DCSIMG

Shock number of domestic violence cases exposed

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editorial image

AN astonishing 46,000 acts of domestic violence are committed in Wigan each year, it was claimed today.

A report by the council’s building stronger communities partnership reveals that last year, there were more than 9.500 allegations of domestic abuse - but it is believed as many as 35,500 behind closed doors go unreported.

The report also suggests that there may be around 10,000 incidents with injury passing through GP surgeries, and 2,200 through A&E department, with the cost to health and support services estimated at £31m.

Figures released under the Freedom of Information Act, meanwhile, reveal that 7,016 domestic violence incidents were logged by police in 2011/12, with officers attending 2,462 incidents immediately and 3,313 as a priority.

A total of 587 Wiganers were prosecuted for domestic violence in 2011/12, a slight rise from the previous year but a fall from 647 in 2009/10.

Other data reveals that 41 per cent of violent incidents are domestic abuse related and it accounts for 7.7 per cent of all crime.

As a result, Wigan Council is now in the process of rolling out its new co-ordinated community response model (CCRM) across the borough.

The biggest change sees the formation of the Integrated Safeguarding and Public Protection team (ISAPP), consisting of the police public protection unit; children’s social care; Wigan and Leigh Housing and Neighbourhood Anti-Social Behaviour Unit; probation; drug and alcohol services and Independent Domestic Violence Advocates service,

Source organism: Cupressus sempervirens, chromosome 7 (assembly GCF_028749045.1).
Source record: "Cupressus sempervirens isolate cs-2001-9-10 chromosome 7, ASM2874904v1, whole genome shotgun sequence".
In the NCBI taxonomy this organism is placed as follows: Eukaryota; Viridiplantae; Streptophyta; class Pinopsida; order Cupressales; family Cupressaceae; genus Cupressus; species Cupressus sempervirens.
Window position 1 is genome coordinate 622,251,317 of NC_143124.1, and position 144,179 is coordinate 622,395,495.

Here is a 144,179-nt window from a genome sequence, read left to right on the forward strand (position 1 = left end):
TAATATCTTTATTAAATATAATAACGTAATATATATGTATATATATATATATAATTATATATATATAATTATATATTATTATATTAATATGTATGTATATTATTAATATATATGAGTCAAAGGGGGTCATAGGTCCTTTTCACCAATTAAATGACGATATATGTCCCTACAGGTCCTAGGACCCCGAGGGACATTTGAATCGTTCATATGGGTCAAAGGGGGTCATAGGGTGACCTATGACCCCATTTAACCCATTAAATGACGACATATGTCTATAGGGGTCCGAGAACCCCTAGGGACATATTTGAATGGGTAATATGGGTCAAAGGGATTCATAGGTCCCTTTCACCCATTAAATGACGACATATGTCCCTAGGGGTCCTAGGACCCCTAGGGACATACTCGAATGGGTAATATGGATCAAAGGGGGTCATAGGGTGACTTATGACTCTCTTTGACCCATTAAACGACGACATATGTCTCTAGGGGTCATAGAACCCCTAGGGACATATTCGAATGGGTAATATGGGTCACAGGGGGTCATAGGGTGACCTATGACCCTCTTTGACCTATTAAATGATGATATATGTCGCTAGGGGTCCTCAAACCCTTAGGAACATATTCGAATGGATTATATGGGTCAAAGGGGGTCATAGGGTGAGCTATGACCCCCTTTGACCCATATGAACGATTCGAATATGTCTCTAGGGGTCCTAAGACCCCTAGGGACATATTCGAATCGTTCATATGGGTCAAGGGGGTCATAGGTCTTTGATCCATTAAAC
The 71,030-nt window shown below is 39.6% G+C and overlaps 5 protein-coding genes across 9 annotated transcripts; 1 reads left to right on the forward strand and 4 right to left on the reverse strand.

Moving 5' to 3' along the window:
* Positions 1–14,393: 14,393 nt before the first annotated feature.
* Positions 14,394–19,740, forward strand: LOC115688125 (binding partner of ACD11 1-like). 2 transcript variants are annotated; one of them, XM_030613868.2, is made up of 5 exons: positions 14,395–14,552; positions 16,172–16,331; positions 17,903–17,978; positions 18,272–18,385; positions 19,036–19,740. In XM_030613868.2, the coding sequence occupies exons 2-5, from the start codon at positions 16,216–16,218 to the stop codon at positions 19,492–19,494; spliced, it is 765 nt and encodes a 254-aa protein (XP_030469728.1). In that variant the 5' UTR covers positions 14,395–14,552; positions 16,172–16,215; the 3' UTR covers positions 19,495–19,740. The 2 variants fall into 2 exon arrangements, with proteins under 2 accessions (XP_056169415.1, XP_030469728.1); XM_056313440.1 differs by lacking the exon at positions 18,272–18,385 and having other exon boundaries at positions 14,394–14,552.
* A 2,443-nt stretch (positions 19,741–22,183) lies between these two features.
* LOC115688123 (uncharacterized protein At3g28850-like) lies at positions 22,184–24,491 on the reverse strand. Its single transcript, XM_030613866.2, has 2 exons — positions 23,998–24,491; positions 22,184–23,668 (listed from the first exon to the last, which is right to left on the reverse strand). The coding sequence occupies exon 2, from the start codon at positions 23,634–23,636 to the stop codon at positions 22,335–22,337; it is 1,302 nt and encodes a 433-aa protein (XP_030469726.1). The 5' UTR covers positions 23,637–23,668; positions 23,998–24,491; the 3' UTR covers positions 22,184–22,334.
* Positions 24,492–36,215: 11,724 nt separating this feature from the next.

All agencies will be housed in one location - Bamfurlong police station. There are also plans for experts on children’s health, midwifery and Gateway to be located at the site.

The new ISAPP team will share information, jointly risk assess, plan and effectively manage domestic abuse cases to prevent abuse escalating and causing serious harm to victims and their children.

They will also work with offenders of domestic abuse, signposting them into treatment or care pathways to prevent them from re-offending.

Using the information gathered, front line officers will respond to the issues highlighted on a daily basis through home visits to help victims and sign post them to the appropriate agency for help and support.

Nuala O’Rourke, programme manager for Confident Families at Wigan Council, said: “We have already seen the benefits of the co-location.

“In the past where we have been called to an incident and needed to send two people out, as the team is all together, it is more efficient and we make savings.

“We are offering a holistic approach, looking at children’s wellbeing, substance misuse and housing, We can now provide the right intervention at the right time, determining high and low risk cases. We can see clients that day instead of them having to wait two weeks.

“We are moving to working with the family’s first point of contact to gain a trusting relationship, so we are training those workers to support the clients further. They will be able to risk assess and plan appropriate action to ensure the underlying principles of CCRM are embedded thus preventing escalation and repeat victimisation.”

Coun Kevin Anderson, member of the Building Stronger Communities Partnership, said: “This new partnership is good news for the borough, with an array of organisations working side by side enabling greater efficiency in responding to those identified as at risk and reducing the rate of reoffending.”

The FOI figures show that, although the number of incidents remains high, domestic violence in Wigan is falling slightly.

 

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